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Vestas (795 views - Environmental Protection)

Vestas Wind Systems A/S is a Danish manufacturer, seller, installer, and servicer of wind turbines founded in 1945. The company operates manufacturing plants in Denmark, Germany, India, Italy, Romania, the United Kingdom, Spain, Sweden, Norway, Australia, China, and the United States, and employs more than 21,000 people globally.As of 2013, it is the largest wind turbine company in the world.
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Vestas

Vestas

Coordinates: 56°11′48″N 10°10′49″E / 56.1966997°N 10.1802483°E / 56.1966997; 10.1802483

Vestas Wind Systems A/S
Publicly traded Aktieselskab
Traded asNasdaq CopenhagenVWS
IndustryElectrical equipment
Founded1945
FounderPeder Hansen
Headquarters,
Key people
Anders Runevad (Group President and CEO), Bert Nordberg (Chairman)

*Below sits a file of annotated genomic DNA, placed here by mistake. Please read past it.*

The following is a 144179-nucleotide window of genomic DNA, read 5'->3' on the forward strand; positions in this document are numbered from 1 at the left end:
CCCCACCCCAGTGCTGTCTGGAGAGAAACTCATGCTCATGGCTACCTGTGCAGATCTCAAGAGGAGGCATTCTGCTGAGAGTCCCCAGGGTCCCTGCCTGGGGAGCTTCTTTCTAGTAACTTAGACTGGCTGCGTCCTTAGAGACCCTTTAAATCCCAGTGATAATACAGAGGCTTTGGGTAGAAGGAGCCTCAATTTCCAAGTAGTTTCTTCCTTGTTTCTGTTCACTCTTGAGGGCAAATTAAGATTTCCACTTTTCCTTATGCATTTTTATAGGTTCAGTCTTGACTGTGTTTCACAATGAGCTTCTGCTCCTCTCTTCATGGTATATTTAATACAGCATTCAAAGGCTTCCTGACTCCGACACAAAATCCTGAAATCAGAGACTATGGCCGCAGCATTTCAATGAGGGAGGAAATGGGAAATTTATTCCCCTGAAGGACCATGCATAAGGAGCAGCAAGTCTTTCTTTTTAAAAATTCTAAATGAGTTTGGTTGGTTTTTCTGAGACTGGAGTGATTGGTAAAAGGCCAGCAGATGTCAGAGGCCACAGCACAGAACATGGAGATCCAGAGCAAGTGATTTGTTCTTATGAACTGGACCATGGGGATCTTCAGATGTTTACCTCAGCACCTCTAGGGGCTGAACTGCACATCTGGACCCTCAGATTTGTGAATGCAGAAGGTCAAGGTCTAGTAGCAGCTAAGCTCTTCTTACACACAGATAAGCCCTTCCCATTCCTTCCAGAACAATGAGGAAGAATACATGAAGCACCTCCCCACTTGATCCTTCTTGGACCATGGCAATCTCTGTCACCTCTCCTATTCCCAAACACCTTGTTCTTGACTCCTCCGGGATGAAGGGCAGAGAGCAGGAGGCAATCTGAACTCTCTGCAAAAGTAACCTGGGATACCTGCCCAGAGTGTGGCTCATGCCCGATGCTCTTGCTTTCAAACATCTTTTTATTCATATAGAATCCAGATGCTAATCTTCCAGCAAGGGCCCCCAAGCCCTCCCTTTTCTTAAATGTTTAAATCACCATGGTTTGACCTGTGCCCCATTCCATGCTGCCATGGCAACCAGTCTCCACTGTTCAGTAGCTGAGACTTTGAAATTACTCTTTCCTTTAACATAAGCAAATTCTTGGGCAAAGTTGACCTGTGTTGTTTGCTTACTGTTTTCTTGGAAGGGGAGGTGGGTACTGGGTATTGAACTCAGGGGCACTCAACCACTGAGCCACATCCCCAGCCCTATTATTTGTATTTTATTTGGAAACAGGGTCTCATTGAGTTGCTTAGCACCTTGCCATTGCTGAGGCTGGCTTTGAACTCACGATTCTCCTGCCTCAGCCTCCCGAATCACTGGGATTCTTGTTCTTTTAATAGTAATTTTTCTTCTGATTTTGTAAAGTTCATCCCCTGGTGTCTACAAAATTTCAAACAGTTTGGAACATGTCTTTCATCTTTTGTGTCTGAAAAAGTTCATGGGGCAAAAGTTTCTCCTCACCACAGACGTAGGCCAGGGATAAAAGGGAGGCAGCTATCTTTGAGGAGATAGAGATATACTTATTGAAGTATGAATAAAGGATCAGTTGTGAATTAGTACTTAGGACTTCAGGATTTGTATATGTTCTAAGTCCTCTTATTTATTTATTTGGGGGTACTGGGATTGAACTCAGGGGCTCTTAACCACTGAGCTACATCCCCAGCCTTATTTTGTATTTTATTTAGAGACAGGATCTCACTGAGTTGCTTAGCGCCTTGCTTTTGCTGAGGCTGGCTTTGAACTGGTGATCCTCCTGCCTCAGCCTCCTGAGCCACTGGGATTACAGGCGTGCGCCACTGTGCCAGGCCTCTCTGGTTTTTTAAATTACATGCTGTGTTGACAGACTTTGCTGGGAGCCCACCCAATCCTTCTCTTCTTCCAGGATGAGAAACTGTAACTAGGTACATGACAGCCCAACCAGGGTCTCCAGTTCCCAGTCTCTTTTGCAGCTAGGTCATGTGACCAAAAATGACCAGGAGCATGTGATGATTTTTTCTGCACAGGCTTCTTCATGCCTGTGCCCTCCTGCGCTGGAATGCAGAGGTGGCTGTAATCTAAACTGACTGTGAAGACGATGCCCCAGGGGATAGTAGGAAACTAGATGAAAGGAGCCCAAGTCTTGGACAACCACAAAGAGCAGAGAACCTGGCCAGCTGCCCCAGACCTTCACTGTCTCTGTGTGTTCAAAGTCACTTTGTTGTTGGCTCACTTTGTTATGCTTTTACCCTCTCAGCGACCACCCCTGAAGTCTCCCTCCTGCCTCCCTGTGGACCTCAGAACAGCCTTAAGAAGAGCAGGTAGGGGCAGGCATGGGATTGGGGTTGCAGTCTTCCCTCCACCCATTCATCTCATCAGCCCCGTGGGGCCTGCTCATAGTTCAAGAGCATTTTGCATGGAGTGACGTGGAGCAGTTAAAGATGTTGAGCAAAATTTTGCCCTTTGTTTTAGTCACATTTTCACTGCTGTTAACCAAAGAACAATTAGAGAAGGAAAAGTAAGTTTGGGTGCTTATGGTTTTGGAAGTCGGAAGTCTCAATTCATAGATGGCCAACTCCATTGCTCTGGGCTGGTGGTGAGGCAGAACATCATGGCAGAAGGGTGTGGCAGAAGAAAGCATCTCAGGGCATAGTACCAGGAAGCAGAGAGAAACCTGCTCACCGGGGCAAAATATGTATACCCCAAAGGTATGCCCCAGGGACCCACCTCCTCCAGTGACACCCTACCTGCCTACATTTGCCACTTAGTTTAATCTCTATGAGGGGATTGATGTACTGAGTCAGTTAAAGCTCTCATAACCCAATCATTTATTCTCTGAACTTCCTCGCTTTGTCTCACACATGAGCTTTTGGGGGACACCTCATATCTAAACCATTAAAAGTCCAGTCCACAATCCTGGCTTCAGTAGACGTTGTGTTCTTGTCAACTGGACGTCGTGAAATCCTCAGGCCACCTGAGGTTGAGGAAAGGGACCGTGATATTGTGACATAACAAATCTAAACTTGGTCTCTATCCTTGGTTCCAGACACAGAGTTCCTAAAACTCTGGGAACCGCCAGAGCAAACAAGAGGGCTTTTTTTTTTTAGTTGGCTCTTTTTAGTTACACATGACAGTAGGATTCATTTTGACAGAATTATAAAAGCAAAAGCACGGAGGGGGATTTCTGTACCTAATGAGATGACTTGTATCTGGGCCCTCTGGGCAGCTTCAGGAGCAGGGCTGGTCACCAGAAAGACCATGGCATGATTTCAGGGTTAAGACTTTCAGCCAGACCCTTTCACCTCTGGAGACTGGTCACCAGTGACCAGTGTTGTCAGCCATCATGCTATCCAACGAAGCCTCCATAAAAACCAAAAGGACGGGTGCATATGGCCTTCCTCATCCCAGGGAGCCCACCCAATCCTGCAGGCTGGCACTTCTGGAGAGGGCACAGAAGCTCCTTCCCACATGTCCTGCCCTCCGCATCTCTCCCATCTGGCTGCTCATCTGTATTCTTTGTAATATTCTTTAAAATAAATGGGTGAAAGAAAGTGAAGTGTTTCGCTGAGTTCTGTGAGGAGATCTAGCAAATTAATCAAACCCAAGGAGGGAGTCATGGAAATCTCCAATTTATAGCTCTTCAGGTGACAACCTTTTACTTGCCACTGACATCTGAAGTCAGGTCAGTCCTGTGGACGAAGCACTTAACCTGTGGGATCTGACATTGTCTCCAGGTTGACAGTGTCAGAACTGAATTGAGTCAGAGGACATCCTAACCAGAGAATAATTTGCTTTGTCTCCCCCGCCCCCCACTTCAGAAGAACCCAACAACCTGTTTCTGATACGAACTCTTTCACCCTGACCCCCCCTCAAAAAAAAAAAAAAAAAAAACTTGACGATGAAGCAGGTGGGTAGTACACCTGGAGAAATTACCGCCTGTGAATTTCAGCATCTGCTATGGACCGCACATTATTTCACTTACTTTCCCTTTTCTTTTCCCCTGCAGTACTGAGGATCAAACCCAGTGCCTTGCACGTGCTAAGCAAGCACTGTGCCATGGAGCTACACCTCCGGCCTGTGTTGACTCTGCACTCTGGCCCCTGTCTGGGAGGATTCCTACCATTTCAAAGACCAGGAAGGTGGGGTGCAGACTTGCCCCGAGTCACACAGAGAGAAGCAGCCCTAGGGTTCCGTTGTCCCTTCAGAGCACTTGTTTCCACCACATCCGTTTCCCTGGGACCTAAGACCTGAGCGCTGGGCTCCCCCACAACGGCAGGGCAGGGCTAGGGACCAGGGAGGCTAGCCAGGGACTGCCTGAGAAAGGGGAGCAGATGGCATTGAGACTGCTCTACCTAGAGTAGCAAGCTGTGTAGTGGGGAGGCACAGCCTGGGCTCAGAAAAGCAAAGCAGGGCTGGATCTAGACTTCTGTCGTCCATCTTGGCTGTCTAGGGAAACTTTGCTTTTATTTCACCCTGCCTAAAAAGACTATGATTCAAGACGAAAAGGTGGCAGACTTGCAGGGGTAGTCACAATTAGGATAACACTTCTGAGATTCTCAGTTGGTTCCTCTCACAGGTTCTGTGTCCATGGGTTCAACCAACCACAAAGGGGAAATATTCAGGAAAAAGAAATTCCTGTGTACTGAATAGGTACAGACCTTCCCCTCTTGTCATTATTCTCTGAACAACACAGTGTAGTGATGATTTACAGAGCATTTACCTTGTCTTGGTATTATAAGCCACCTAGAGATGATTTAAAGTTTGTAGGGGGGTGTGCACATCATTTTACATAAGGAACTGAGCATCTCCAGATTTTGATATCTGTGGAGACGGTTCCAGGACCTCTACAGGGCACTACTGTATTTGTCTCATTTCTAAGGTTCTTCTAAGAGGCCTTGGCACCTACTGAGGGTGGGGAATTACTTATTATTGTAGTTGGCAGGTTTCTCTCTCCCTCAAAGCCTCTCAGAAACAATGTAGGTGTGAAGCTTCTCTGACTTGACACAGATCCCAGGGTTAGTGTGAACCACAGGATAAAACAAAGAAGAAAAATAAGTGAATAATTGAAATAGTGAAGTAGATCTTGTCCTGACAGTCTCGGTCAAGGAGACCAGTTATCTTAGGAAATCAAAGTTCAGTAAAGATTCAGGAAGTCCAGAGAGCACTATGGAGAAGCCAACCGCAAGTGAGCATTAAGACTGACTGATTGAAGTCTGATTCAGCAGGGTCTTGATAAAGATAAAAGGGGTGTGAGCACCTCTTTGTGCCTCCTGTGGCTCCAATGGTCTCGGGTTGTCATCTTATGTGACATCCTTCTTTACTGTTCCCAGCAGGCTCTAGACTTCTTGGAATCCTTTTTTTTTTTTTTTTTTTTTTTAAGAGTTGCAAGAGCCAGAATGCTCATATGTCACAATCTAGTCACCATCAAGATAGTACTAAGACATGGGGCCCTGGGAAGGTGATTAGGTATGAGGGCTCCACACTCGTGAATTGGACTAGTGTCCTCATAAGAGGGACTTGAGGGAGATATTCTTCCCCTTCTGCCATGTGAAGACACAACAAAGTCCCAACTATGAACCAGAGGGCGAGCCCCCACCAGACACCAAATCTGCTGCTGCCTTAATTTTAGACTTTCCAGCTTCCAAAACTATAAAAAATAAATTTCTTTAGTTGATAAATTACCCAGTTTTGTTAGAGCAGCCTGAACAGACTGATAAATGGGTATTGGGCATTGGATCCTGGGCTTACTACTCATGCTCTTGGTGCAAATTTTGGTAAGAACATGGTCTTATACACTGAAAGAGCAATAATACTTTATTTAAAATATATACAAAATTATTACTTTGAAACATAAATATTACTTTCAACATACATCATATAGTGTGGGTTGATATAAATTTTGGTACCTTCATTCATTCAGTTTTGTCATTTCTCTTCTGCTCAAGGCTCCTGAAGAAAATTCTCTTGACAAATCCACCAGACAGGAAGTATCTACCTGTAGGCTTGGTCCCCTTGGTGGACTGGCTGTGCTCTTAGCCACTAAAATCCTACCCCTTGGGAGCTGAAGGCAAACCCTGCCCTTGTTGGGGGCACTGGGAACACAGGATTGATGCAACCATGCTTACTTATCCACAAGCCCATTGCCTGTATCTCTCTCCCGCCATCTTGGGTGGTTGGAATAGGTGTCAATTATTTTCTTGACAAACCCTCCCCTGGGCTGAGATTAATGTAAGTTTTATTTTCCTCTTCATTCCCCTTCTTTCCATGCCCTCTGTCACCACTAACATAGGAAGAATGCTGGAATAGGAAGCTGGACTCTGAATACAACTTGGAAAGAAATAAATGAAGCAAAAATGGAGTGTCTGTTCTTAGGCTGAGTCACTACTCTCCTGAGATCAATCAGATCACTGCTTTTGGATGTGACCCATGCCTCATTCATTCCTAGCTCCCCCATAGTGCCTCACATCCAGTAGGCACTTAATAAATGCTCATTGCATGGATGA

ProductsWind turbines
Revenue €8.423 billion (2015)[1]
€906 million (2015)[1]
€685 million (2015)[1]
Total assets €8.587 billion (end 2015)[1]
Total equity €2.899 billion (end 2015)[1]
Number of employees
33,209 (Q3 2018)
Websitewww.vestas.com

Vestas Wind Systems A/S is a Danish manufacturer, seller, installer, and servicer of wind turbines founded in 1945. The company operates manufacturing plants in Denmark, Germany, India, Italy, Romania, the United Kingdom, Spain, Sweden, Norway, Australia, China, and the United States,[2] and employs more than 21,000 people globally.[3]

As of 2013, it is the largest wind turbine company in the world.[4]

History

Vestas traces its roots to 1898 when Hand Smith Hansen bought a blacksmith shop in Lem [da], West Jutland which operated as a family business.[5] After the second world war Vestas was founded in 1945 by his son Peder Hansen as "Vestjysk Stålteknik A/S" (West-Jutlandish steel technology). The company initially manufactured household appliances, moving its focus to agricultural equipment in 1950, intercoolers in 1956, and hydraulic cranes in 1968. It entered the wind turbine industry in 1979,[6] and produced wind turbines exclusively from 1989.[7] In 1997, the company placed in production the NTK 1500/60. The product was designed by Timothy Jacob Jensen and received the German IF Award and the Red Dot Award.[8]